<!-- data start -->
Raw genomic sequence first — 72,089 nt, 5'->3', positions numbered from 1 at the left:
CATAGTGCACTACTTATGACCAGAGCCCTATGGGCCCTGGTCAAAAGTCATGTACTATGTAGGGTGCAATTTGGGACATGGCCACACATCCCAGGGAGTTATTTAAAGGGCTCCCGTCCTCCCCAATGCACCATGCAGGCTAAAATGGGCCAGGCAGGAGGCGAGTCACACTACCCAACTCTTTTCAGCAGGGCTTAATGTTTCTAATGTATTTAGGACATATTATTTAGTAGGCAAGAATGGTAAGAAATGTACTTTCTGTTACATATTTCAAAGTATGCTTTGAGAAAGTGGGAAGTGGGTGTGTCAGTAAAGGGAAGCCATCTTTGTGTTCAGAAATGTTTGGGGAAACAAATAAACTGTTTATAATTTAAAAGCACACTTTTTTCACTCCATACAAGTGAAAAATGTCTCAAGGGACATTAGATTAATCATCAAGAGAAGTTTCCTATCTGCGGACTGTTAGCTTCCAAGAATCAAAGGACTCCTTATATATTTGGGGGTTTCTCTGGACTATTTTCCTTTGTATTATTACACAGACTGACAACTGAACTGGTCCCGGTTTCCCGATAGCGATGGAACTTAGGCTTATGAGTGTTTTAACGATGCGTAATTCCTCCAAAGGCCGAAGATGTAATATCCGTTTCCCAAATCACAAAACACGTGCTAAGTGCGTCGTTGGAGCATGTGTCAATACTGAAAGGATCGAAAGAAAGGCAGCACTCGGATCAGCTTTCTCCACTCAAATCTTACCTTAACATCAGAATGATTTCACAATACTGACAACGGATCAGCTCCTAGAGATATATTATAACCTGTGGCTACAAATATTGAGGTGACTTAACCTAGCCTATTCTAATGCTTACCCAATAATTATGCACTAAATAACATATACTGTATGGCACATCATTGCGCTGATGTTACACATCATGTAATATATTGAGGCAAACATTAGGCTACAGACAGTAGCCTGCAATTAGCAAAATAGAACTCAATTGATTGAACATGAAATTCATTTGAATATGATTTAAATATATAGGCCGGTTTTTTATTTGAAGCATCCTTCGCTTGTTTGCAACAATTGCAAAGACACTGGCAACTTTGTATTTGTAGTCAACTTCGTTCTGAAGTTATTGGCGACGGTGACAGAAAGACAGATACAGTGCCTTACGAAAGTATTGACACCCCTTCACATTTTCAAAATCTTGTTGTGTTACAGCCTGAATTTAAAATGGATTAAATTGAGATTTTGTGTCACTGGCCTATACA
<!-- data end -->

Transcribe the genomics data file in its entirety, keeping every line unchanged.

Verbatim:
Raw genomic sequence first — 72,089 nt, 5'->3', positions numbered from 1 at the left:
CATAGTGCACTACTTATGACCAGAGCCCTATGGGCCCTGGTCAAAAGTCATGTACTATGTAGGGTGCAATTTGGGACATGGCCACACATCCCAGGGAGTTATTTAAAGGGCTCCCGTCCTCCCCAATGCACCATGCAGGCTAAAATGGGCCAGGCAGGAGGCGAGTCACACTACCCAACTCTTTTCAGCAGGGCTTAATGTTTCTAATGTATTTAGGACATATTATTTAGTAGGCAAGAATGGTAAGAAATGTACTTTCTGTTACATATTTCAAAGTATGCTTTGAGAAAGTGGGAAGTGGGTGTGTCAGTAAAGGGAAGCCATCTTTGTGTTCAGAAATGTTTGGGGAAACAAATAAACTGTTTATAATTTAAAAGCACACTTTTTTCACTCCATACAAGTGAAAAATGTCTCAAGGGACATTAGATTAATCATCAAGAGAAGTTTCCTATCTGCGGACTGTTAGCTTCCAAGAATCAAAGGACTCCTTATATATTTGGGGGTTTCTCTGGACTATTTTCCTTTGTATTATTACACAGACTGACAACTGAACTGGTCCCGGTTTCCCGATAGCGATGGAACTTAGGCTTATGAGTGTTTTAACGATGCGTAATTCCTCCAAAGGCCGAAGATGTAATATCCGTTTCCCAAATCACAAAACACGTGCTAAGTGCGTCGTTGGAGCATGTGTCAATACTGAAAGGATCGAAAGAAAGGCAGCACTCGGATCAGCTTTCTCCACTCAAATCTTACCTTAACATCAGAATGATTTCACAATACTGACAACGGATCAGCTCCTAGAGATATATTATAACCTGTGGCTACAAATATTGAGGTGACTTAACCTAGCCTATTCTAATGCTTACCCAATAATTATGCACTAAATAACATATACTGTATGGCACATCATTGCGCTGATGTTACACATCATGTAATATATTGAGGCAAACATTAGGCTACAGACAGTAGCCTGCAATTAGCAAAATAGAACTCAATTGATTGAACATGAAATTCATTTGAATATGATTTAAATATATAGGCCGGTTTTTTATTTGAAGCATCCTTCGCTTGTTTGCAACAATTGCAAAGACACTGGCAACTTTGTATTTGTAGTCAACTTCGTTCTGAAGTTATTGGCGACGGTGACAGAAAGACAGATACAGTGCCTTACGAAAGTATTGACACCCCTTCACATTTTCAAAATCTTGTTGTGTTACAGCCTGAATTTAAAATGGATTAAATTGAGATTTTGTGTCACTGGCCTATACA